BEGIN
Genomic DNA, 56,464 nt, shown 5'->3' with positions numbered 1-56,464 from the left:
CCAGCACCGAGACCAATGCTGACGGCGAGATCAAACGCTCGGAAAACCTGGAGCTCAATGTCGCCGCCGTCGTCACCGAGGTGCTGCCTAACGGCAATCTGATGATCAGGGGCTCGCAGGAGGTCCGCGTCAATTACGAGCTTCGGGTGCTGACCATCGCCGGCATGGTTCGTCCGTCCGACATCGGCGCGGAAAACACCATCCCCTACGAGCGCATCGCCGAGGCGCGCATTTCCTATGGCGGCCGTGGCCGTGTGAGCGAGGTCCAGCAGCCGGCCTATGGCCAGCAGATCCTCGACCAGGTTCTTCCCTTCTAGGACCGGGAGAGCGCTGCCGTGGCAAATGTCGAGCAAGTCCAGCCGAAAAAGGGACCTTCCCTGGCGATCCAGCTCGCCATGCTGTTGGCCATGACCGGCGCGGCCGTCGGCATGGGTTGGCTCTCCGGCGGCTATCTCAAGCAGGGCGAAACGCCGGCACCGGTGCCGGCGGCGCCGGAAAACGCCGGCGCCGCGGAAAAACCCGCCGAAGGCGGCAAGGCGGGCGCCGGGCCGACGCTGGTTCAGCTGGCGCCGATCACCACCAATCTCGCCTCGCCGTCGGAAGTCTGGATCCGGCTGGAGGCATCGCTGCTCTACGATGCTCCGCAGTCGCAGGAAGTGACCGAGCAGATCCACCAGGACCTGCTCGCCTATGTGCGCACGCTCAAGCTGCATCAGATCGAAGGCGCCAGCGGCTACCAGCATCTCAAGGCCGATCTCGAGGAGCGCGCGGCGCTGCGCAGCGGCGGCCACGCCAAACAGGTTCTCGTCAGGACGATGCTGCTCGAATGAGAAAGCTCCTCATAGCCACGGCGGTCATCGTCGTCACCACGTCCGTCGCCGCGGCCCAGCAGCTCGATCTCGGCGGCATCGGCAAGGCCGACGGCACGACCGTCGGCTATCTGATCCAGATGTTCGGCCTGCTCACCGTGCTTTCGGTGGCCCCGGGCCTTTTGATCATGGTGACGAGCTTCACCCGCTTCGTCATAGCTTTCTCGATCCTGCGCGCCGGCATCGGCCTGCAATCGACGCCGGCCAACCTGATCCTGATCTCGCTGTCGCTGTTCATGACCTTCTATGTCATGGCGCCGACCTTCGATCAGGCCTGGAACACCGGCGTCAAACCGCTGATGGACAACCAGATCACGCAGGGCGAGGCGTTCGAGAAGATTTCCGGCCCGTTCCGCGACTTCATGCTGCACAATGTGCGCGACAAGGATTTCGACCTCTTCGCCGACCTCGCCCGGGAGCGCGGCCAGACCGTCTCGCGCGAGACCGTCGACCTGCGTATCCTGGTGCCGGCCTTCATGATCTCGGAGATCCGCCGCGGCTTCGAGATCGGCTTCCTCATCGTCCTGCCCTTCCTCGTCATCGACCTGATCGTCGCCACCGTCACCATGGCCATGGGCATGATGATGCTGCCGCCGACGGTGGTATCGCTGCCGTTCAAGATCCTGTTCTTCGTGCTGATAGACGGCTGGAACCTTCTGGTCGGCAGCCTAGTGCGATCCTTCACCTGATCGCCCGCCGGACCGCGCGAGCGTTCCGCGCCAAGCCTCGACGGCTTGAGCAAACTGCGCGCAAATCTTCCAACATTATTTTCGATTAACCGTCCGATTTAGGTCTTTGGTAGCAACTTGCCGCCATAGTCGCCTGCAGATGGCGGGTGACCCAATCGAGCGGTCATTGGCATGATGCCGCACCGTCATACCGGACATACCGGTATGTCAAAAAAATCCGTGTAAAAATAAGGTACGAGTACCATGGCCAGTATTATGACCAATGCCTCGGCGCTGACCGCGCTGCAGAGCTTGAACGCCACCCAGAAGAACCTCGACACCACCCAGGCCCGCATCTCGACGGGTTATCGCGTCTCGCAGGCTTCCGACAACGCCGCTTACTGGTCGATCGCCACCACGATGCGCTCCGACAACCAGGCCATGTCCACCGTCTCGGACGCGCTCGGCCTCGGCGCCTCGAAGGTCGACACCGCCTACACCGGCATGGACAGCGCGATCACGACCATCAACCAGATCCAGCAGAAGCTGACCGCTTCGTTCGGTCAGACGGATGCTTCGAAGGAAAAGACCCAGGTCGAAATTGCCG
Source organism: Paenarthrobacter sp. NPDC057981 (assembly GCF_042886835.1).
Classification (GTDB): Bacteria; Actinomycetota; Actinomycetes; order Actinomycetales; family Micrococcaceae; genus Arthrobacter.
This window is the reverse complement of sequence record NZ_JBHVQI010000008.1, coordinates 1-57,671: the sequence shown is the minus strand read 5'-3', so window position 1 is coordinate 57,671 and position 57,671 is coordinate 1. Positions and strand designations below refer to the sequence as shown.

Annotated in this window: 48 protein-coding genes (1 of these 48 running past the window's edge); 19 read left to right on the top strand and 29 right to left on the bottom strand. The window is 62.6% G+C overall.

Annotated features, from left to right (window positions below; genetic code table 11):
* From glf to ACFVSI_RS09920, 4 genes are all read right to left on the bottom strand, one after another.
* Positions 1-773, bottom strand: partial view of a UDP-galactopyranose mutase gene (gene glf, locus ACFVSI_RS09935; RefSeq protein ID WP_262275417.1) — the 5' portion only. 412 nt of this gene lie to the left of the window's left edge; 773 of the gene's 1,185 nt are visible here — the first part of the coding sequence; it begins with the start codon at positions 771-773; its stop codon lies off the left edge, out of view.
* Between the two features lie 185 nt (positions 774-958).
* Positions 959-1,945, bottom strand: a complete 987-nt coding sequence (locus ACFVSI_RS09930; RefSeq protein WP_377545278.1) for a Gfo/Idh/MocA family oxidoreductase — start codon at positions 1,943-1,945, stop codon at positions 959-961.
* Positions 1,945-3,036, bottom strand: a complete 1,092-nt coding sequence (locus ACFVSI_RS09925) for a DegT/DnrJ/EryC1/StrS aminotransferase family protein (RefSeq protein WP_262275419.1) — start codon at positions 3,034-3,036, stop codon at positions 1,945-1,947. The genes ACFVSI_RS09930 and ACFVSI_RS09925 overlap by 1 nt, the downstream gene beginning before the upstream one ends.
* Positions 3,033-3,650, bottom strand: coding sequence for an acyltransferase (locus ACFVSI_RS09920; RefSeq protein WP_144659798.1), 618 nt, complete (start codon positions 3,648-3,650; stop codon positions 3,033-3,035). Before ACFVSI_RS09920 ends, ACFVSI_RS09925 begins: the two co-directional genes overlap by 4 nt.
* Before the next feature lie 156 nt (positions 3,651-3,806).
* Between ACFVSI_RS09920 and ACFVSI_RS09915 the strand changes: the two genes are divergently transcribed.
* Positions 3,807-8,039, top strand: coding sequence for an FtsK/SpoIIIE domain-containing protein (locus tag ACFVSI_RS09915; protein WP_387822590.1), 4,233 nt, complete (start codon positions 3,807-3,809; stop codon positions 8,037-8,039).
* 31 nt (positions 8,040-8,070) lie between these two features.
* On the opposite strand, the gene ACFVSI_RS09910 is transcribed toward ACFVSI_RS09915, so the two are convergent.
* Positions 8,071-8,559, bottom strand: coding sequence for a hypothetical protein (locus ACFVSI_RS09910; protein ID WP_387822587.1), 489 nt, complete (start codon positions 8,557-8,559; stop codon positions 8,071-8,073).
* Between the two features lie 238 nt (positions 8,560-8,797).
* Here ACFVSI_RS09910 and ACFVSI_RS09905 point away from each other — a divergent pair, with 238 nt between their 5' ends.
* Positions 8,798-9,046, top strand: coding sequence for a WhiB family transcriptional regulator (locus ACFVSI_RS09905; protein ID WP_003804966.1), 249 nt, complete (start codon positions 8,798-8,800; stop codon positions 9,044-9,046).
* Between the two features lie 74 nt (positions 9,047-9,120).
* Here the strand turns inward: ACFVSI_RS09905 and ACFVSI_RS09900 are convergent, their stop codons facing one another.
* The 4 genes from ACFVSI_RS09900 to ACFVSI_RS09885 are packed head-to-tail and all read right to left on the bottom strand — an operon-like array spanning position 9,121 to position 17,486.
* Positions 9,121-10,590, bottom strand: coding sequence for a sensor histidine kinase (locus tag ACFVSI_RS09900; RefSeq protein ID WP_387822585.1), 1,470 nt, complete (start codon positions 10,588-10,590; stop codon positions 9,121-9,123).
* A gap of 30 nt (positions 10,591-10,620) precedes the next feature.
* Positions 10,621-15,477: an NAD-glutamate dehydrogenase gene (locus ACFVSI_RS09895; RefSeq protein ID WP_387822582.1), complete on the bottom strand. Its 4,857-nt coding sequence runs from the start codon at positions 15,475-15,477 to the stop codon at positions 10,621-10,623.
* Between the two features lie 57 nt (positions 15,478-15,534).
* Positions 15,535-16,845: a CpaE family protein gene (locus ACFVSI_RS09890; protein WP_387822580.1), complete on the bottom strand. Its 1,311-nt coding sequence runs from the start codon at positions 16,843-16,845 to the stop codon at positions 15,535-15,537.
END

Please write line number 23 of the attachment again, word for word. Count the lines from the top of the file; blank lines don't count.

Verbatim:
* Between the two features lie 74 nt (positions 9,047-9,120).